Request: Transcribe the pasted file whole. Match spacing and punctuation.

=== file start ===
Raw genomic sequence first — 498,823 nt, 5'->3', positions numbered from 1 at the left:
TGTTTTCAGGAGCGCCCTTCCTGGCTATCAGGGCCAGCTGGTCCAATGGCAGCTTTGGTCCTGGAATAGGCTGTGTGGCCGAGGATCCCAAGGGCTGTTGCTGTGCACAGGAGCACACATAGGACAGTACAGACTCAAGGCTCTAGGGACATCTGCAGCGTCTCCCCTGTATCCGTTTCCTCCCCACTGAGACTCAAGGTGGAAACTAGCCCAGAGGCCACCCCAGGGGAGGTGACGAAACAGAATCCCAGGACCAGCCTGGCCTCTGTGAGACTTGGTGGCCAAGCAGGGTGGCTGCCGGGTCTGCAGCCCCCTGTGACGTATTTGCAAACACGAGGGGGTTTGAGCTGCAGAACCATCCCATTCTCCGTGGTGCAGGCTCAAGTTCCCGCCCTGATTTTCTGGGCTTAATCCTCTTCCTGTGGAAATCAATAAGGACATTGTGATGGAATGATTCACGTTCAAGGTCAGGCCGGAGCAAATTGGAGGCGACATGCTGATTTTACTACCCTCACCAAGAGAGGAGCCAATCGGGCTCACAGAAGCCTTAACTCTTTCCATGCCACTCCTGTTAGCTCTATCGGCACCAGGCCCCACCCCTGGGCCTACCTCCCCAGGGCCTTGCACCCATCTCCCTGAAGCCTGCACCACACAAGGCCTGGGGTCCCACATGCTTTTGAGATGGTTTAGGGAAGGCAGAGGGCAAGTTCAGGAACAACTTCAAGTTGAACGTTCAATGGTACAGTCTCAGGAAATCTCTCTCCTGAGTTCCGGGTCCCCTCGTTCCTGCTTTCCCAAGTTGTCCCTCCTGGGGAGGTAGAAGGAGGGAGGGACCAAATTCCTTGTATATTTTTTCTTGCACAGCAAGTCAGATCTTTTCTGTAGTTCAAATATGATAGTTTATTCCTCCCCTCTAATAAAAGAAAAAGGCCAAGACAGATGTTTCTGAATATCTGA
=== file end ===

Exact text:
Raw genomic sequence first — 498,823 nt, 5'->3', positions numbered from 1 at the left:
TGTTTTCAGGAGCGCCCTTCCTGGCTATCAGGGCCAGCTGGTCCAATGGCAGCTTTGGTCCTGGAATAGGCTGTGTGGCCGAGGATCCCAAGGGCTGTTGCTGTGCACAGGAGCACACATAGGACAGTACAGACTCAAGGCTCTAGGGACATCTGCAGCGTCTCCCCTGTATCCGTTTCCTCCCCACTGAGACTCAAGGTGGAAACTAGCCCAGAGGCCACCCCAGGGGAGGTGACGAAACAGAATCCCAGGACCAGCCTGGCCTCTGTGAGACTTGGTGGCCAAGCAGGGTGGCTGCCGGGTCTGCAGCCCCCTGTGACGTATTTGCAAACACGAGGGGGTTTGAGCTGCAGAACCATCCCATTCTCCGTGGTGCAGGCTCAAGTTCCCGCCCTGATTTTCTGGGCTTAATCCTCTTCCTGTGGAAATCAATAAGGACATTGTGATGGAATGATTCACGTTCAAGGTCAGGCCGGAGCAAATTGGAGGCGACATGCTGATTTTACTACCCTCACCAAGAGAGGAGCCAATCGGGCTCACAGAAGCCTTAACTCTTTCCATGCCACTCCTGTTAGCTCTATCGGCACCAGGCCCCACCCCTGGGCCTACCTCCCCAGGGCCTTGCACCCATCTCCCTGAAGCCTGCACCACACAAGGCCTGGGGTCCCACATGCTTTTGAGATGGTTTAGGGAAGGCAGAGGGCAAGTTCAGGAACAACTTCAAGTTGAACGTTCAATGGTACAGTCTCAGGAAATCTCTCTCCTGAGTTCCGGGTCCCCTCGTTCCTGCTTTCCCAAGTTGTCCCTCCTGGGGAGGTAGAAGGAGGGAGGGACCAAATTCCTTGTATATTTTTTCTTGCACAGCAAGTCAGATCTTTTCTGTAGTTCAAATATGATAGTTTATTCCTCCCCTCTAATAAAAGAAAAAGGCCAAGACAGATGTTTCTGAATATCTGA